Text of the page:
Spread this just out track by Fatoumata Diawara and numerous Malian artists including Amadou & Mariam, Vieux Farka Touré , Oumou Sangare, Habib Koité, and Toumani Diabate who at this troubled time in their country are raising the voice of peace. Because of their deep tradition of music as a force for social unity and leadership, some of Mali’s greatest artists were instrumental in launching difrent:’s vision of a leading source for music and culture for social change. Now’s the time to lift high their song. See these videos with Amadou & Mariam and Vieux Farka Touré talking about music and social change, and Malian culture, with difrent: from this past year:
Over the past couple years, artists, labels, social change movements and development organizations, including governments, have realized the potential of music as a vehicle for empowering, funding, and increasing capacity for initiatives. Reaching a mass audience that’s turned away from the monopolized, cookie cutter music served up by an industry which is falling apart and seems out of step with the global zeitgeist for change, music for social change is becoming ubiquitous.
Since difrent set up its vision anticipating this trend, everyone from The Roots to Lady Gaga, John Legend to Alicia Keys, as well as organizations from Music2Life, MusicUnites, Air Traffic Control, Occupy Musicians and countless other groups and organizations have been ratcheting things up. By celebrating all these individual initiatives, releases, and awareness campaigns, we can create a sustainable, self-funding platform and movement for the global generation, empowering everyone, and giving unprecedented thrust to our joint efforts for a better world. This is difrent:’s vision.
Lady Gaga and her mother, Cynthia Germanotta, are have now launched the Born This Way Foundation working in collaboration with Harvard’s research team on bullying. Numerous artists are already signed on for a big End Poverty concert in Central Park in September. Ben Harper, Tom Morello, Immortal Technique and others joined Occupiers in Union Square on May Day, joining hundreds of people with guitars and other instruments in a “Guitarmy,” More and more artists across the globe are taking a stand against bigotry and intolerance. Socially conscious artists like Brazilian rapper Emicida, K’naan, and Nigerian rap-tress Nneka are evidence of an increasing trend.
Our individual politics may differ slightly, but one thing we share is the belief that we need systemic change to address the mounting crises in the world, and music has the power to bridge divides to push major change along often long before the political realm is capable. As our top economists and and foreign policy experts from Amartya Sen and Jeff Sachs to Zbigniew Brzezinski are even saying, we need a more equitable world . Together, we can create this shift, whether its in the consciousness that equality and respect for equal rights are the alternative to bullying, or the reason why economic injustice and poverty should be erased from the earth.
Our belief here at difrent: is that by galvanizing these developments we can foster the development of a a new global culture of engagement that stimulates artists, youth, and social change organizations worldwide, so we can transform our world. Bringing the best beats and dance grooves together with innovative ideas from micro-finance to community based, multi-stakeholder development initiatives, a new world in music and culture for global unity is dawning.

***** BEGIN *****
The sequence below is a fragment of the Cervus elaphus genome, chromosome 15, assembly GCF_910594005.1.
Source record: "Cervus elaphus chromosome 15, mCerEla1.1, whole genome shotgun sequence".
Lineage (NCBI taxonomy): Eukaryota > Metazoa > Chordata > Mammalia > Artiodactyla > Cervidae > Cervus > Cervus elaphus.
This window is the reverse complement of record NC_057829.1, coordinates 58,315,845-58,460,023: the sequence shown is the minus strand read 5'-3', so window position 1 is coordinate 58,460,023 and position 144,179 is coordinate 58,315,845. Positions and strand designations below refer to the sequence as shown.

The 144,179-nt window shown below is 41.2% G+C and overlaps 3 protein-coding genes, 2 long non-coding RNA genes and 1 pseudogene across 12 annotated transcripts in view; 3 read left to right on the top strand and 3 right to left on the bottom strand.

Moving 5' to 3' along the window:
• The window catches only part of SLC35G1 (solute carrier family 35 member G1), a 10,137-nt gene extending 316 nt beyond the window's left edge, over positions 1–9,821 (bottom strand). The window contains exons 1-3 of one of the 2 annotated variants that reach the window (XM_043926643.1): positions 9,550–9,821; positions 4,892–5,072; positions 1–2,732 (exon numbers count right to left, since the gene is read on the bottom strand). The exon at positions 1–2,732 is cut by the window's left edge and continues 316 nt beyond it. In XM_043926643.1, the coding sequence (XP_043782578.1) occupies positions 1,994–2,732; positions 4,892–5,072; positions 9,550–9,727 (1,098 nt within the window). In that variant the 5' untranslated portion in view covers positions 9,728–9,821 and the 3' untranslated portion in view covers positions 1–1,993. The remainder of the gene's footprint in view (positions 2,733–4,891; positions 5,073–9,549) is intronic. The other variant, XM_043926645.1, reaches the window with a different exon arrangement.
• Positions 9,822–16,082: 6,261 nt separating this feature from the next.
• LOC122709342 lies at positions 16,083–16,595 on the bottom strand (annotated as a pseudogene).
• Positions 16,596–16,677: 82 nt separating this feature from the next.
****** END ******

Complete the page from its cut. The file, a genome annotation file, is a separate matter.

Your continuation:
NBC’s Chuck Scarborough sat down with Stephan to discuss difrent: on the International Day of Peace and the vision for lifting the voices of unity worldwide through music.
PRI’s The World interviews Stephan about 9/11 on the 10th anniversary and discussing how the inspiration for creating difrent: and writing Take A Stand both emenated from his desire to bring people together across every conceivable border, from nations to musical styles.
Central Park turns into apocalyptic Sherwood Forest for the day on Sept. 30 when the Black Eyed Peas team up NYC’s biggest private poverty fighting organization.
Read about the Essakane, the film at www.essakanefilm.com. Here is a quote from the website, “Essakane Film is a feature length documentary film about the most remote music festival in the world—the Festival au Désert—and the battle to make it happen. Once a year, just outside of Timbuktu in the sand dunes of the Sahara, a music festival that serves to sustain peace and resolve regional conflict rocks the socks off an audience of thousands for three days straight. From Robert Plant to Jimmy Buffett, musicians from around the world have journeyed through the mystical terrain of the Sahara to jam with Malian, Tuareg, and West African musicians at the Festival au Désert.
As a homegrown approach to sustanning peace, democracy, and for developing tourism in Mali, the festival has brought significant cultural awareness and economic development to the local communities in the region and the tourism sector in Mali. But sadly, over the past few years, security warnings issued by Western governments have increased, affecting the attendance at the festival and threatening its viability. But that will not stop the festival organizers, the community, and the musicians who rock the stage from putting on another great show in 2011.”